• Pakistan was forged out of the fears of a Muslim minority. Whether they were real, perceived, or instigated (by the Pakistan Ka Matlab Kyaa brand of sloganism that introduced religiosity into the equation) is of no consequence. [Incidentally, this is one of the the major reason for the tragic state we find ourselves in, because those who have attained security (the Feudals, the Rich-by-any-means, the Theocracy, and others in power deceptively usurped) have no more 'fears' and, so, are no longer concerned about the needs or insecurities of the rest.]
• Much as the Two-Nation Theory may have attempted to shape them artificially, this 'nation' (and a separate State for it) were certainly not created on the basis of common aspirations - the key ingredient that defines real nations. [Had the usually touted ingredients for nationhood - the commonality of religion, language, heritage, culture, and, preferably, geographical contiguity - been of any real consequence, there would have been one large Arab state, or, at least, an attempt to push for one.]
• Nations (the American Nation is just one example) continue to exist, despite their many diversities in these matters, as long as they more-or-less share the larger vision for a common future.
• I anxiously await a book from a Pakistani writer that re-visits Gandhiji in the same way: criticism, yes - demonization, no!

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Sunday, August 09, 2009

The Sunday Sermon: Free Will

The first thing in the morning that popped up on my computer this morning was an email with a link to the Quinn vs Dawkins mini-debate. Although it is obvious that I am - in most matters - on Dawkins's side of the divide, I cannot deny that he has more or less earned the wrath of the believers. And he enjoys it! A quick look at his [in]famous (but hilarious, as the audience's reaction testifies) response to fellow-atheist Tyson - at an all-Atheist conference - is proof enough. (Btw, RD - who has been caricatured as a warrior may not accept this but he has taken a bit of Tyson's advice to heart for I have begun to notice a great deal of mellowness in his tone in many recent debates, including this one. On the other hand it could just be age :-)

While a couple of Quinn's statements have a degree of validity and need to be thought about and discussed, his assertion (and one that is usual for believers to bring up) that atheism has been as responsible for deaths as religion in this century (citing Stalin, as one example) is - imnsho - basically flawed, if not intentionally deceitful. Of course, I have heard this argument from so many people who, otherwise, seemed to follow logic - at least one of them is a lawyer (and, so, one whom I hope never use as mine).
I am amazed that they cannot see the obvious difference between an atheist (or, in the case of the Sri Lankan tragedy, a bunch of atheists) killing for any cause — personal, political or otherwise, but NOT in the name of Atheism — and those who kill in a holy war under divine injunctions emanating from their deity via religious books. If you listen carefully, Quinn actually shows up this [manipulative?] approach in a sentence where he compares killings in the name of religion to killing by atheists. Hell, that's not an equation!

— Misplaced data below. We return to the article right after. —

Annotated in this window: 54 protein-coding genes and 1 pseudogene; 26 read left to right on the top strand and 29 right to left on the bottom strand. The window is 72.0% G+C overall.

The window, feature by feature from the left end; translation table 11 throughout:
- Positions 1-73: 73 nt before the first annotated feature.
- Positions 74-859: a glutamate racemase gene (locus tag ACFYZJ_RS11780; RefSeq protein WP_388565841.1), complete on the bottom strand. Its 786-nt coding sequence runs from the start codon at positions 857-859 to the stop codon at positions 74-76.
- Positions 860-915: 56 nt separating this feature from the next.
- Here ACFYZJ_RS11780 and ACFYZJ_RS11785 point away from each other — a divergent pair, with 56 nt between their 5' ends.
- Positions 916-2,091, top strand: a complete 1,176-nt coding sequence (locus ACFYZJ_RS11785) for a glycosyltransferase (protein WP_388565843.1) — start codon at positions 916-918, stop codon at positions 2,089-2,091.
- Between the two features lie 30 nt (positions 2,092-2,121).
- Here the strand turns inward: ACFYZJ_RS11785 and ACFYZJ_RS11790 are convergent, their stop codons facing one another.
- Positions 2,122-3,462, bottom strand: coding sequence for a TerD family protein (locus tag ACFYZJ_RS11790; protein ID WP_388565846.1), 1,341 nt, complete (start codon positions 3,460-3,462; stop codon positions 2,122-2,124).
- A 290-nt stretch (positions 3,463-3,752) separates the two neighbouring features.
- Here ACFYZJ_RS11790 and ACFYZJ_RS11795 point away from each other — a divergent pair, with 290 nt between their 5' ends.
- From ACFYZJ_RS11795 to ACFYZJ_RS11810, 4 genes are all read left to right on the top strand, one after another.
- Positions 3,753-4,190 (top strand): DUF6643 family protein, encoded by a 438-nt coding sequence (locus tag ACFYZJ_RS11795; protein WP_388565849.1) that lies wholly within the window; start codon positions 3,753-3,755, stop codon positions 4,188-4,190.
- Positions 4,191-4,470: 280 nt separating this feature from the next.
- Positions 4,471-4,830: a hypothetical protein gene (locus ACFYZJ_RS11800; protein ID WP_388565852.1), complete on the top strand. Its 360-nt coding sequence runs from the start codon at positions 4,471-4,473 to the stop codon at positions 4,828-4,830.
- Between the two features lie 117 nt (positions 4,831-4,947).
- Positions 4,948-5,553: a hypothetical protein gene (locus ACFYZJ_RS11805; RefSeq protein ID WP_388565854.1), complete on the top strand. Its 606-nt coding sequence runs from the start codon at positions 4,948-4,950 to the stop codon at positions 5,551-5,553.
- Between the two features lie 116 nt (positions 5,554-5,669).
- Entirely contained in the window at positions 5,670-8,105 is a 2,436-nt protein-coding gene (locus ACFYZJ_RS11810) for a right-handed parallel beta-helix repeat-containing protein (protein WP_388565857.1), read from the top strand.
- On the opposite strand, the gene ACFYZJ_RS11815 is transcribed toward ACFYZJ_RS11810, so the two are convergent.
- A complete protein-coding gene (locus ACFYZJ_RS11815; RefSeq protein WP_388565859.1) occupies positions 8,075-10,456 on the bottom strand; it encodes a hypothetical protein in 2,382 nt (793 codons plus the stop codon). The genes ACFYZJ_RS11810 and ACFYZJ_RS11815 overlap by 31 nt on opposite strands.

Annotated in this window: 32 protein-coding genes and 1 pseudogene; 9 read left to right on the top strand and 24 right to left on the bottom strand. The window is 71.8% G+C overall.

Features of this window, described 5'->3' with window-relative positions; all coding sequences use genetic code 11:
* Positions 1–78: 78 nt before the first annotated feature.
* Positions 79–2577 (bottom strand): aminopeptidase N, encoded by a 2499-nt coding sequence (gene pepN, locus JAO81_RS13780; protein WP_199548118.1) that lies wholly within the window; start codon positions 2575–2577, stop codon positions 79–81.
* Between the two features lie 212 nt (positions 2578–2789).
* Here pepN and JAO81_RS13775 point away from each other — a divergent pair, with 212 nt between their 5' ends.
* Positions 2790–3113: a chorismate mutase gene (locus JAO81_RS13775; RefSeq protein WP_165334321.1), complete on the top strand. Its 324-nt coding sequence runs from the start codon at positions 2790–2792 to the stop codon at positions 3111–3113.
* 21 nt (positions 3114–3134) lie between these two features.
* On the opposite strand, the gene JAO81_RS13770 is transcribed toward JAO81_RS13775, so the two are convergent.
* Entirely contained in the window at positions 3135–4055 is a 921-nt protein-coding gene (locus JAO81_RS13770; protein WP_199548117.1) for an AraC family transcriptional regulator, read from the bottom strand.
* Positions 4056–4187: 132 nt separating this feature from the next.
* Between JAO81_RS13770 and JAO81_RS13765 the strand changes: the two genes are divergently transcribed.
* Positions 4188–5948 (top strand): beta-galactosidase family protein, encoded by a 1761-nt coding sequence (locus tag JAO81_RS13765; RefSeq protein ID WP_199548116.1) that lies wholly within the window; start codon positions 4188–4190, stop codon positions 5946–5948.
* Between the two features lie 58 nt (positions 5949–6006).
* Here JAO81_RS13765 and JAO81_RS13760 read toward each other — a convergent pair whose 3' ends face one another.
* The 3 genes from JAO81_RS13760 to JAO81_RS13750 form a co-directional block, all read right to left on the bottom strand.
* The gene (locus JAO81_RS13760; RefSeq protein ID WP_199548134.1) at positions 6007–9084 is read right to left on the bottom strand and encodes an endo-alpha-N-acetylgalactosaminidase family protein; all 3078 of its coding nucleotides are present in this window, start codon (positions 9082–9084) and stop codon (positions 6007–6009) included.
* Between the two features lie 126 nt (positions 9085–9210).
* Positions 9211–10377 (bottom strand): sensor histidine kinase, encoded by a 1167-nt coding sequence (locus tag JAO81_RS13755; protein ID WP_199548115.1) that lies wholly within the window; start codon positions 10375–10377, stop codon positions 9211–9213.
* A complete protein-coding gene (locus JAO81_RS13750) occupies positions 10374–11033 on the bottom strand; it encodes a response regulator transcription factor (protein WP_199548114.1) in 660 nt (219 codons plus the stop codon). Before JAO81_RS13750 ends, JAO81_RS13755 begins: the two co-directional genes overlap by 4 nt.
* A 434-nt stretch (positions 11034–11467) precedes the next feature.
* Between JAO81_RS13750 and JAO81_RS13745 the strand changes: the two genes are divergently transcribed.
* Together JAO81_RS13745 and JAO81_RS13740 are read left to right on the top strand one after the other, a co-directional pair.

What specifically struck me, and which is the reason behind this post, was Quinn's speaking of his subscribing to the concept of Free Will - something that Dawkins thinks is of no great importance - as one of the bases for his beliefs. Whether or not it is an important issue in your life, is for you to decide - it is a matter that is even at the root of many internal debates among the religious.
The 2008 film, God on Trial, is one brilliant example of such a discourse, based on the events of the Holocaust. The film is unlikely to get a public viewing in Pakistan (and I am glad - for we could do without another riot) but it is available for purchase, for watching in private, via the Internet. You may even download it via torrent sites, if you are so inclined. Take a look at one brief scene that shook some of us - specially a young man with three tiny sons - when we watched it off my MacBook Pro at T2F one afternoon.

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Thursday, August 06, 2009

Biology Experts, Please Note …

What more proof does does Dawkins need?

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Sunday, August 02, 2009


Text Color

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What the hell is wrong with our people?

The Gojra killings, in which the Christian minority has been targeted, are not an isolated incident. The fascistic attitude of several religious groups has become a scar on the face of Pakistan and, if not checked, will disfigure it beyond recognition.

The Taliban may have suffered defeats at the hands of the Army in the recent skirmishes and battles, but the obnoxious ideas that have been planted in a large number of minds by a range of religious fanatics (and it's rare to see the face on TV of a Mulla who isn't) have to be actively countered. Any religion or 'ism' that becomes dogmatic, is bound to become intolerant and fascistic.
I am still reeling from shock after reading the attached 'notice'.